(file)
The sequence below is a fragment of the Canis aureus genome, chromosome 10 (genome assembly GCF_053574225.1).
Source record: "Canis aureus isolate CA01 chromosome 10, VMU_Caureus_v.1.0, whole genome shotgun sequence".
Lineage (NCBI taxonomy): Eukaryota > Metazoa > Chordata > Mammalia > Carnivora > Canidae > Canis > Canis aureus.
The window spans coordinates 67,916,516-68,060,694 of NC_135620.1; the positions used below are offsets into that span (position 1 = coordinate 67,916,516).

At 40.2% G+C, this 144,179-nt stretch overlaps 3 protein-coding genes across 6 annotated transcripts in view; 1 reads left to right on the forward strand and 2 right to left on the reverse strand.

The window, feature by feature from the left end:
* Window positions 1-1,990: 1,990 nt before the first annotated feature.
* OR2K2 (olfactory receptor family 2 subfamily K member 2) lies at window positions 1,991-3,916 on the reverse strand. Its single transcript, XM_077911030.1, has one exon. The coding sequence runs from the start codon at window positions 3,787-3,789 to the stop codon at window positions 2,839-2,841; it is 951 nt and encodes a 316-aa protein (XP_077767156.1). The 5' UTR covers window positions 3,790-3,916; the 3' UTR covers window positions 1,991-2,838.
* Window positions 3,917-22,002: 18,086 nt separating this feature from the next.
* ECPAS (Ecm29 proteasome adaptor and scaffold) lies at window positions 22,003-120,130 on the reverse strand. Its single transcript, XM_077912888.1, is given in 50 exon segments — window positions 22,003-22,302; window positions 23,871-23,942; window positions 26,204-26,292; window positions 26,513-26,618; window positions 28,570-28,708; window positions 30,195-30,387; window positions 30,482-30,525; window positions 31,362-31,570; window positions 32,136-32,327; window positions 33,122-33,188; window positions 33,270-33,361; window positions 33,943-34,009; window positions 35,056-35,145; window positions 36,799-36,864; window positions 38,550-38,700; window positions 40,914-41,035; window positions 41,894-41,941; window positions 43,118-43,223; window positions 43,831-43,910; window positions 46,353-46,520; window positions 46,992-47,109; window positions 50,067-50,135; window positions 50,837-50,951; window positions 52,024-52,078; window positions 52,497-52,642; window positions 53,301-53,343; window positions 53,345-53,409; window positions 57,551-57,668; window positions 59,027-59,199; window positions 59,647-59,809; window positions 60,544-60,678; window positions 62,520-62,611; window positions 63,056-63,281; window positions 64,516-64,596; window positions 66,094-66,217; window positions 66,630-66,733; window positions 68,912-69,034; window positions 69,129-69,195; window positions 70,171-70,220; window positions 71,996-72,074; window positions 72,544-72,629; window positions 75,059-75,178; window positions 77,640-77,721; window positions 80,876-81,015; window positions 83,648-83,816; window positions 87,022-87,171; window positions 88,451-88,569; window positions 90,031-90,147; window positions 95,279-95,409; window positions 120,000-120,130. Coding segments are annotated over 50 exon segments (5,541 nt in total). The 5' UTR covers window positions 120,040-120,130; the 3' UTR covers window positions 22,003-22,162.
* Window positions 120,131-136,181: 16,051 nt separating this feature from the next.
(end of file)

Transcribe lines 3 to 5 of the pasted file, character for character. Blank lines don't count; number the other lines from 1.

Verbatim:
Lineage (NCBI taxonomy): Eukaryota > Metazoa > Chordata > Mammalia > Carnivora > Canidae > Canis > Canis aureus.
The window spans coordinates 67,916,516-68,060,694 of NC_135620.1; the positions used below are offsets into that span (position 1 = coordinate 67,916,516).

At 40.2% G+C, this 144,179-nt stretch overlaps 3 protein-coding genes across 6 annotated transcripts in view; 1 reads left to right on the forward strand and 2 right to left on the reverse strand.